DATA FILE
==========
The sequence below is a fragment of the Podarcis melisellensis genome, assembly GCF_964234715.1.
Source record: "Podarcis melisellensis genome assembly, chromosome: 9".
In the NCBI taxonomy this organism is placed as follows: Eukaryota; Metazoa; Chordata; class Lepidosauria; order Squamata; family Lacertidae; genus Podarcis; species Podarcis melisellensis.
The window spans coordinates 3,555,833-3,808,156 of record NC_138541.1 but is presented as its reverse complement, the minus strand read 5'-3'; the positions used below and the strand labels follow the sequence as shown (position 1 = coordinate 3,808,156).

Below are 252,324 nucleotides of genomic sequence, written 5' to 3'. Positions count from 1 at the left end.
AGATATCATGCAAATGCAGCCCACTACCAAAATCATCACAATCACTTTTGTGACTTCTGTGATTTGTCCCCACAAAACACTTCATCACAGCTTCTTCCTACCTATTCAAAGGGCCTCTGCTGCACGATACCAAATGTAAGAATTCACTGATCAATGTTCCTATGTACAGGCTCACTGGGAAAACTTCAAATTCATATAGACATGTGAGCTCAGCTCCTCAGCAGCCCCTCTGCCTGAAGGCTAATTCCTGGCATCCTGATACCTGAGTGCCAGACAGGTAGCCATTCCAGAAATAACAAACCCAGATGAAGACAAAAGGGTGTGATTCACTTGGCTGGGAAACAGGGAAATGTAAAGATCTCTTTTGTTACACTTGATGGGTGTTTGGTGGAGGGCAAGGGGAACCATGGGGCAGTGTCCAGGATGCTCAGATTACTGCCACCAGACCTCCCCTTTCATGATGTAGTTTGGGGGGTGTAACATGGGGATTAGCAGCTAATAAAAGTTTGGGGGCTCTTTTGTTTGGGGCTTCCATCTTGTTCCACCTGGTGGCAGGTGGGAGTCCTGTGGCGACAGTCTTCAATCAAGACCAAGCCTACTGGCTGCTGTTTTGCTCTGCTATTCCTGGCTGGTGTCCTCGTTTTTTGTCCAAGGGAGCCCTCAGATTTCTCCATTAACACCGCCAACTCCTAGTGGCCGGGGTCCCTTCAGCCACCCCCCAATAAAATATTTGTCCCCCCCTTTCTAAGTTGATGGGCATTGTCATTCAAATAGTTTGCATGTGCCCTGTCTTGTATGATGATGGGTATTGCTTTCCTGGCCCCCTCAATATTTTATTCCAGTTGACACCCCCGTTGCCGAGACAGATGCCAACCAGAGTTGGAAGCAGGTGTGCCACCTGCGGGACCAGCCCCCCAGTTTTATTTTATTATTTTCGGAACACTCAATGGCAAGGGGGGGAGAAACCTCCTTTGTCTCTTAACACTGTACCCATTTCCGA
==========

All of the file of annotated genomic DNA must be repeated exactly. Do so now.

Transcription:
The sequence below is a fragment of the Podarcis melisellensis genome, assembly GCF_964234715.1.
Source record: "Podarcis melisellensis genome assembly, chromosome: 9".
In the NCBI taxonomy this organism is placed as follows: Eukaryota; Metazoa; Chordata; class Lepidosauria; order Squamata; family Lacertidae; genus Podarcis; species Podarcis melisellensis.
The window spans coordinates 3,555,833-3,808,156 of record NC_138541.1 but is presented as its reverse complement, the minus strand read 5'-3'; the positions used below and the strand labels follow the sequence as shown (position 1 = coordinate 3,808,156).

Below are 252,324 nucleotides of genomic sequence, written 5' to 3'. Positions count from 1 at the left end.
AGATATCATGCAAATGCAGCCCACTACCAAAATCATCACAATCACTTTTGTGACTTCTGTGATTTGTCCCCACAAAACACTTCATCACAGCTTCTTCCTACCTATTCAAAGGGCCTCTGCTGCACGATACCAAATGTAAGAATTCACTGATCAATGTTCCTATGTACAGGCTCACTGGGAAAACTTCAAATTCATATAGACATGTGAGCTCAGCTCCTCAGCAGCCCCTCTGCCTGAAGGCTAATTCCTGGCATCCTGATACCTGAGTGCCAGACAGGTAGCCATTCCAGAAATAACAAACCCAGATGAAGACAAAAGGGTGTGATTCACTTGGCTGGGAAACAGGGAAATGTAAAGATCTCTTTTGTTACACTTGATGGGTGTTTGGTGGAGGGCAAGGGGAACCATGGGGCAGTGTCCAGGATGCTCAGATTACTGCCACCAGACCTCCCCTTTCATGATGTAGTTTGGGGGGTGTAACATGGGGATTAGCAGCTAATAAAAGTTTGGGGGCTCTTTTGTTTGGGGCTTCCATCTTGTTCCACCTGGTGGCAGGTGGGAGTCCTGTGGCGACAGTCTTCAATCAAGACCAAGCCTACTGGCTGCTGTTTTGCTCTGCTATTCCTGGCTGGTGTCCTCGTTTTTTGTCCAAGGGAGCCCTCAGATTTCTCCATTAACACCGCCAACTCCTAGTGGCCGGGGTCCCTTCAGCCACCCCCCAATAAAATATTTGTCCCCCCCTTTCTAAGTTGATGGGCATTGTCATTCAAATAGTTTGCATGTGCCCTGTCTTGTATGATGATGGGTATTGCTTTCCTGGCCCCCTCAATATTTTATTCCAGTTGACACCCCCGTTGCCGAGACAGATGCCAACCAGAGTTGGAAGCAGGTGTGCCACCTGCGGGACCAGCCCCCCAGTTTTATTTTATTATTTTCGGAACACTCAATGGCAAGGGGGGGAGAAACCTCCTTTGTCTCTTAACACTGTACCCATTTCCGA